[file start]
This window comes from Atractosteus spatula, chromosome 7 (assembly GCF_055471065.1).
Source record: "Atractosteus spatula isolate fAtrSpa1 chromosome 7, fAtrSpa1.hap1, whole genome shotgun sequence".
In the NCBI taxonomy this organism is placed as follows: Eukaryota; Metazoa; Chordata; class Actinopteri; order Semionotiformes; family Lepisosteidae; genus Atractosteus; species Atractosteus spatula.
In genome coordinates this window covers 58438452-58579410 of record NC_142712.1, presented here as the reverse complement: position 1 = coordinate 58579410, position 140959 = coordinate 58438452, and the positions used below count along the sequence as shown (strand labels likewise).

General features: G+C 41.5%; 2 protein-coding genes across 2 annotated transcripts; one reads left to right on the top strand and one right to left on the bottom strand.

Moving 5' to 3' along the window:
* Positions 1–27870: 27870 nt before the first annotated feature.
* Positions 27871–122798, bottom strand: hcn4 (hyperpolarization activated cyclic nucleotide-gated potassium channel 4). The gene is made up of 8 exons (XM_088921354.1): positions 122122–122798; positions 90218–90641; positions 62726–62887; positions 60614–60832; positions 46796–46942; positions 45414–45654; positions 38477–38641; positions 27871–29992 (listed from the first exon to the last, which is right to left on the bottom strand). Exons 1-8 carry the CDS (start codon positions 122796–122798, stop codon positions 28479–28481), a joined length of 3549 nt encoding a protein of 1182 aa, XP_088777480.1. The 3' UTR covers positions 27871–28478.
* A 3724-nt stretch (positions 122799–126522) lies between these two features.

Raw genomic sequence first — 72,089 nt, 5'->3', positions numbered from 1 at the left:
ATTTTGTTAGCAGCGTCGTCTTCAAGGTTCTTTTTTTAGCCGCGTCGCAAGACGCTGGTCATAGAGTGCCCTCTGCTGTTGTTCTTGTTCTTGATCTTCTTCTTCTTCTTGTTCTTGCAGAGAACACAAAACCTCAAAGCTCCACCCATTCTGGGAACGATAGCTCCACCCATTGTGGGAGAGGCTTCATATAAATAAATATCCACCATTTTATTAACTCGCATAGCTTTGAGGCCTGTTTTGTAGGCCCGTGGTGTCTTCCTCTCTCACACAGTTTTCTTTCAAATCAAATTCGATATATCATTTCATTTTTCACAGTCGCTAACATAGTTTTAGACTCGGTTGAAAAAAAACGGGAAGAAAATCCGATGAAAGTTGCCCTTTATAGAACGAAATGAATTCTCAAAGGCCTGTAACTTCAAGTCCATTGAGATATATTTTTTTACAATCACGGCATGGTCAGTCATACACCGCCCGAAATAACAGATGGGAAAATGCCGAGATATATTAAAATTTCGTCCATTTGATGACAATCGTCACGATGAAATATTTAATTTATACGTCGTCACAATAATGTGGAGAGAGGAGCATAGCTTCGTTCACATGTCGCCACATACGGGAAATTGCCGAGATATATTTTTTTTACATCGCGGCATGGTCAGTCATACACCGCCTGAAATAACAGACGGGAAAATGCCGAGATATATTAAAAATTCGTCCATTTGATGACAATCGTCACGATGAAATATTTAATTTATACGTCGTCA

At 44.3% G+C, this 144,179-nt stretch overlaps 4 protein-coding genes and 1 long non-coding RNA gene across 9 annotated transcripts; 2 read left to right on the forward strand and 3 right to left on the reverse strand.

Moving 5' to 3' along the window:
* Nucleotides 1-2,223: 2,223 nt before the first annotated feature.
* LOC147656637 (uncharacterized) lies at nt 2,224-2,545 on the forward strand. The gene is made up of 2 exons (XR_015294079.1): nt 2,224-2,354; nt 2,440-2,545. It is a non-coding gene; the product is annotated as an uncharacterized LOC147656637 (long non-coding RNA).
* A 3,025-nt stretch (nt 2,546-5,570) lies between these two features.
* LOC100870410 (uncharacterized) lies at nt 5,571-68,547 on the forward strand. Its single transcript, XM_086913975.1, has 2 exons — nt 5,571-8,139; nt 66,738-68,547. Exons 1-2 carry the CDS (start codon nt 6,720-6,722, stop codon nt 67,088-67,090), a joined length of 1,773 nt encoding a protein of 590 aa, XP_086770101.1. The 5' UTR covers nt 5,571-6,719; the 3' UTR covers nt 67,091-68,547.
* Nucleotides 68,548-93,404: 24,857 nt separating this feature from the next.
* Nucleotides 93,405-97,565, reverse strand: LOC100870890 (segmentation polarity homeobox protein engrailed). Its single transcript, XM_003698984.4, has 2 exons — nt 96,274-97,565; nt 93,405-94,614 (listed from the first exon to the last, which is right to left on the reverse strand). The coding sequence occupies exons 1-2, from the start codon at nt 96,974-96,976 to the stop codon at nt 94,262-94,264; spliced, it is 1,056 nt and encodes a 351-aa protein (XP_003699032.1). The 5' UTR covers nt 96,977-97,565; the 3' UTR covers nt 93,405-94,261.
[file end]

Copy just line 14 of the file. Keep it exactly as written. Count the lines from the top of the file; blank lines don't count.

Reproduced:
* Nucleotides 1-2,223: 2,223 nt before the first annotated feature.